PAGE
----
168 (Labour, Plymouth Devonport) questioned whether or not commitments from the ing force is utterly worthless . . . as any of the guarantees that are given by this same Argentine negotiations was suspect from the start, as one MP asked Foreign Secretary there can be any interim arrangement with the Argentine (Hansard 1982, 117)? 31 negotiation (i.e. its military presence on the islands) was c onstructed not as an astute bargaining tactic, but as continuing evidence of its bad faith. John Eden (Conservative, the occupying forces have not been withdrawn in acc ordance with the Security Council [had] dishonoured his international agreem ent to uphold the authority of the Pope as agreement that is signed by the Argentine junta i untrustworthiness resulted in the argument th at diplom acy or negotiations were 31 Nicholas Winterton, Conserv ative, Macclesfield.
169 illegitimate . The British could not conclude an agreement on moral or pragmatic grounds given the untrustworthiness of the regime. Thus, the diplomatic options conflicted with the dual constructions of Britain as an uphold er of international order and morality, and Argentina as a corrupt, immoral, and untrustworthy regime. Third, the dominant narrative employed the Munich Analogy in order to argue that any form of negotiation allowed the aggressor to stall for time. Diploma tic solutions, if has shown, if one gives way to this sort of desperate, illegal action, things will not get 32 As in the Suez Crisis, many within the British government argued that Argentina was an inherently quick tempered, vacillating, and aggressive state. The dominant narrative argued that it was to international (Hansard 1982, 48 9). 33 The government and its allies redeployed these arguments, only this time they were afforded greater import due to the fact tha t, as one MP put it, to appease in this case would be to effectively abandon fellow British subjects (Hansard 1982, 61). 34 Denis Healy (Labour, Leeds East), in arguing for the initial dispatch of the taskforce at it is impossible to negotiate with a military dictatorship [unless] against a background of strength. A dictator will not compared the situation to that of 1938, involving a far off country of which little is known (Hansard 1982, 30 1). 32 Douglas jay, Labou r, B attersea North. 33 John Gilbert, Labour, Dudley East. 34 Eric Ogden, Social Democrat, Liverpool West Derby.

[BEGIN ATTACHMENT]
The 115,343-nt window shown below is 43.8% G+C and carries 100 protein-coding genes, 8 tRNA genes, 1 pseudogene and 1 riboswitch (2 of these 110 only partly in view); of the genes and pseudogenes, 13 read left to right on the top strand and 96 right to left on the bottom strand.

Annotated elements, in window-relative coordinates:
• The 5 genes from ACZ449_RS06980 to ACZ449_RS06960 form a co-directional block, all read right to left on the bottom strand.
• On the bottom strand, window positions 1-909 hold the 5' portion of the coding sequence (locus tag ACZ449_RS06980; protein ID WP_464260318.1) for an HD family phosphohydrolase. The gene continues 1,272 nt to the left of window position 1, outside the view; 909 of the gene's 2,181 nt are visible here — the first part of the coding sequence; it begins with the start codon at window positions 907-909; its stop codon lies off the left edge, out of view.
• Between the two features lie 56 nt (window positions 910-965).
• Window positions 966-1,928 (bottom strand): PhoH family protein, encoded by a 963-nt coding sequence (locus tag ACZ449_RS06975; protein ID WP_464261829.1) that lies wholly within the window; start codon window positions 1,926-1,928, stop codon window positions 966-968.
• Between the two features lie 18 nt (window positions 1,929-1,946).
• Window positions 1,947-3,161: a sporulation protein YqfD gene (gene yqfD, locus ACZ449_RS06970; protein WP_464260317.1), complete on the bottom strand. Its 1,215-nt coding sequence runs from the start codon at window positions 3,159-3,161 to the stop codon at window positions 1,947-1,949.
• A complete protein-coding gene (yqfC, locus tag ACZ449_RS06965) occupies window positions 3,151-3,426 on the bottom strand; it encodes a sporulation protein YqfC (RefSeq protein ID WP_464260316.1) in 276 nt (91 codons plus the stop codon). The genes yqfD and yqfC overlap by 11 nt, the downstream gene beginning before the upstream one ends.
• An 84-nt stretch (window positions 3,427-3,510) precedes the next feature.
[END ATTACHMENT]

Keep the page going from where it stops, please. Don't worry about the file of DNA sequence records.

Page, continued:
170 Moreover, those who suggested a negotiated settlement, especially towards the run up to the invasion in early May were accused of short sightedness. 35 Preceding the invasion of the South Georgia islands in late April, o ne MP went so far as to claim that 124). 36 These arguments were employed in reaction to c alls for a more conciliatory posture on the part of the British. 37 Such calls were discounted as naÃ¯ve mistakes, playing into the hands of an aggressive, cunning regime, or worse, as betrayal of the British cause. Such disagreement exemplified in an exchang e between Michael Foot and Margaret Thatcher. In a rebuttal to Michael Foot, who suggested that the fleets should be stopped as a show of good faith to allow the Peruvian plan time to succeed, (Hansard 1982, 236). Peter Bottomley (Conservative, Woolwich West) asserted, Negotiations [that] take place while the Argentines are in occupation will . . . be accepting aggression, which will be regretted not only by the Labour P arty but by many 35 Victor Goodhew (Conservative, St. Albans) asked o pposition and those [who argue against a military option when it is absolutely necessary] of the 30 million lives that were lost . . . because the democracies refused to . . . resist the aggressive intentions of 36 St ephen Hastings, Conservative, Mid Bedfordshire. 37 These included calls to halt the fleet during the month of April in order to leave space for negotiations to succeed, and (especially after the failure of the Peruvian Plan and the Perez de Cuellar mediatio n) pleas on the part of the opposition to renew British proposals taken off the table in early May back on the table, and finally, calls for a cease fire prior to the completion of the British invasion in order to allow negotiations to continue.